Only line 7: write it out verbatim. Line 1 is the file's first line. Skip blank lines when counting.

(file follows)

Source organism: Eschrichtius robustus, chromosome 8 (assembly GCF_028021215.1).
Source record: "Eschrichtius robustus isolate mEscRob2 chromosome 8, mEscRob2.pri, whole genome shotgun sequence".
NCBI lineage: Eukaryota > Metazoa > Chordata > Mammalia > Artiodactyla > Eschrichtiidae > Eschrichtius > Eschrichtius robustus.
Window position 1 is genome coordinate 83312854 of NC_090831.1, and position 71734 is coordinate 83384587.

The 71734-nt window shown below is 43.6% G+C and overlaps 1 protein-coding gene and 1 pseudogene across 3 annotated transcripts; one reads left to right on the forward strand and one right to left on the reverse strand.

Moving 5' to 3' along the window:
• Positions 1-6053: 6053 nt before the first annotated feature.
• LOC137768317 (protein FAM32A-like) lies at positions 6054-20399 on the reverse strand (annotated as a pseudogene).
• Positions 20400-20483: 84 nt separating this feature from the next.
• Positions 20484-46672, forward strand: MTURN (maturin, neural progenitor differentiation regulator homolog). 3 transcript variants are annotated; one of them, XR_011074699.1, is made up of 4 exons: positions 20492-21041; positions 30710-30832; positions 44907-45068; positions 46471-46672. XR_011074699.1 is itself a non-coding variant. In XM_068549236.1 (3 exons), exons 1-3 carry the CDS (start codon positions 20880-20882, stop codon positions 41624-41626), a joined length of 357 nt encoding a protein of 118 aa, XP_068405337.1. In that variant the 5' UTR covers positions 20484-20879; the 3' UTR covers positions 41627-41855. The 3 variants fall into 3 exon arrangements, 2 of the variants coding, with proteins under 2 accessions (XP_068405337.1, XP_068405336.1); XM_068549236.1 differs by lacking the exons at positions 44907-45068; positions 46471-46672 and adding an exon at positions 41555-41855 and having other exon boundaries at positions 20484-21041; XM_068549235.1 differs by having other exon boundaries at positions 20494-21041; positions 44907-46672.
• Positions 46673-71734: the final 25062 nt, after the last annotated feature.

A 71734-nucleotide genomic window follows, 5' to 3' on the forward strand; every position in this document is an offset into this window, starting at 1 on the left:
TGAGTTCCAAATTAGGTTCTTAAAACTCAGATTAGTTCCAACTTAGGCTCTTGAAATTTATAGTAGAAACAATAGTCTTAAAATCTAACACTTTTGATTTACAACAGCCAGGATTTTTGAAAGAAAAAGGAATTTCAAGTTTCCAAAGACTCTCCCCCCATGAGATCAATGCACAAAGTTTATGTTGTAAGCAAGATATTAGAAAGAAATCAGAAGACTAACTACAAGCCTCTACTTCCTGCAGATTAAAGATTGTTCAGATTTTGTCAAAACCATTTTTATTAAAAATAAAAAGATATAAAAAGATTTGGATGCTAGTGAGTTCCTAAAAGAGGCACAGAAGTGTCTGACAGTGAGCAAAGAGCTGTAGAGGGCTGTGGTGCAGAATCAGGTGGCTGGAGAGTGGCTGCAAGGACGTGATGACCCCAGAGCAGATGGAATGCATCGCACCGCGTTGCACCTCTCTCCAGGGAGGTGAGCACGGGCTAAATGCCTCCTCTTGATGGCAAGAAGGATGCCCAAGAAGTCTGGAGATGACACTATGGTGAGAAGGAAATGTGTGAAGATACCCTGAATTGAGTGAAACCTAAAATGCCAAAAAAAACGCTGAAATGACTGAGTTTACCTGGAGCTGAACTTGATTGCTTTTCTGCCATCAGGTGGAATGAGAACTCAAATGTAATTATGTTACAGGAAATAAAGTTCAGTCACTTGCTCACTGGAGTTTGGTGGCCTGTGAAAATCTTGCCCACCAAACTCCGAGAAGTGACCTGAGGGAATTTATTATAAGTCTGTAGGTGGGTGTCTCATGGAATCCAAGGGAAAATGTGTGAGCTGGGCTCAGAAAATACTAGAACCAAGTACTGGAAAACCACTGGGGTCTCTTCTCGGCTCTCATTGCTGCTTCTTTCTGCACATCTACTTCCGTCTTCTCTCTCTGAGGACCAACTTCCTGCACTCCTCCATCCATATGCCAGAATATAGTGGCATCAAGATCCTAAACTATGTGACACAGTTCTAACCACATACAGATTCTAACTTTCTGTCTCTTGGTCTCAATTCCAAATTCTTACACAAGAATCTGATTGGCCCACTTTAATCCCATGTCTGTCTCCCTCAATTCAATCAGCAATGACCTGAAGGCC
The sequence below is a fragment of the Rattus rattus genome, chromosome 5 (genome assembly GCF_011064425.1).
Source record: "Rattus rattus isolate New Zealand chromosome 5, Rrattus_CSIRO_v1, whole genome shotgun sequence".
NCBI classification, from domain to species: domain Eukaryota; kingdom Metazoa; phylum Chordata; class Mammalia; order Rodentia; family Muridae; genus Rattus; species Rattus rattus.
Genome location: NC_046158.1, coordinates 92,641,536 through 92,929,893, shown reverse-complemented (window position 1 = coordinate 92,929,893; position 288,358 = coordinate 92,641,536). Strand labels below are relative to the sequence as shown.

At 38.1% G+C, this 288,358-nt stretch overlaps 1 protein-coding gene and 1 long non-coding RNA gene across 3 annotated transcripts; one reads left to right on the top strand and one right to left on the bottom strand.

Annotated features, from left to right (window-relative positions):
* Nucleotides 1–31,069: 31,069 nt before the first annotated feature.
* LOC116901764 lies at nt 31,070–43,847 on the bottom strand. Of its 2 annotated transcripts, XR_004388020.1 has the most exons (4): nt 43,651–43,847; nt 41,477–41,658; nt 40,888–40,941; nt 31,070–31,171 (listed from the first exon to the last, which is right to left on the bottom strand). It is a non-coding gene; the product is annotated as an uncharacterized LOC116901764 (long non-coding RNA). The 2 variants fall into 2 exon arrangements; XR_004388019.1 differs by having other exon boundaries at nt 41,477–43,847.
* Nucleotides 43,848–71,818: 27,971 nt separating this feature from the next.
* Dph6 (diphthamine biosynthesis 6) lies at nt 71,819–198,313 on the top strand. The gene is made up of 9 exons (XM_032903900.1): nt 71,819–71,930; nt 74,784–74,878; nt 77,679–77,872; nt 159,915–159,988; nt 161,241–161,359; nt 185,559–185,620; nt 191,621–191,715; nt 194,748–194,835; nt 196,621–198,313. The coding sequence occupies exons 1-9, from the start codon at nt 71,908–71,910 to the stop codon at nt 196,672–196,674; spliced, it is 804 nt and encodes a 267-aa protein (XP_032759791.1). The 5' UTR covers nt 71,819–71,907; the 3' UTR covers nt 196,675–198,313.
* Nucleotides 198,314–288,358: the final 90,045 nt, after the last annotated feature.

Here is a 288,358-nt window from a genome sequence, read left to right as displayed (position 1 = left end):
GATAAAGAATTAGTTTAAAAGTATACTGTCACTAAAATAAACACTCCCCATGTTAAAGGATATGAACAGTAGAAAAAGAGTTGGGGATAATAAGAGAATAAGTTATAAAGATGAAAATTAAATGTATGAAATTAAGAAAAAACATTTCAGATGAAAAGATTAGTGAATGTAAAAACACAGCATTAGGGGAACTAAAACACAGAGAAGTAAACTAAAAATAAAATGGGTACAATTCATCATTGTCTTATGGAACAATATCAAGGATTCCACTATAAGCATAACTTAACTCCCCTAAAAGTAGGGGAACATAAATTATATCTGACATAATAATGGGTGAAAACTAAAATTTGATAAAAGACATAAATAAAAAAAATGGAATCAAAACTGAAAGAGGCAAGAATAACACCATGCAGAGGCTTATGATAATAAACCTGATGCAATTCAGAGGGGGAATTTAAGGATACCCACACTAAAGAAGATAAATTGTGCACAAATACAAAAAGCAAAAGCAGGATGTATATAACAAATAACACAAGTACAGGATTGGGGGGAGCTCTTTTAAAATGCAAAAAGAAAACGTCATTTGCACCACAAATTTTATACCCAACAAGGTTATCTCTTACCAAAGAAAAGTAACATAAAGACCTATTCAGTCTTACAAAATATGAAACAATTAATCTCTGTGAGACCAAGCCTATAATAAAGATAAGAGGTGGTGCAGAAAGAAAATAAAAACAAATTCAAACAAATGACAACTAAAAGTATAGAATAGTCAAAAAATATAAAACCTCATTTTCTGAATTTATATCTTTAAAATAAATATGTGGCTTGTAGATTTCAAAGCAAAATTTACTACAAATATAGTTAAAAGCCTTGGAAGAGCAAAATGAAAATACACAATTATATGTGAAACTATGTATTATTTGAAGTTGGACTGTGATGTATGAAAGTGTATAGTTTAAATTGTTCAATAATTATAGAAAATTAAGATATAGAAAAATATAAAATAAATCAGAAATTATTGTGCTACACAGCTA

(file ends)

• Positions 1-6053: 6053 nt before the first annotated feature.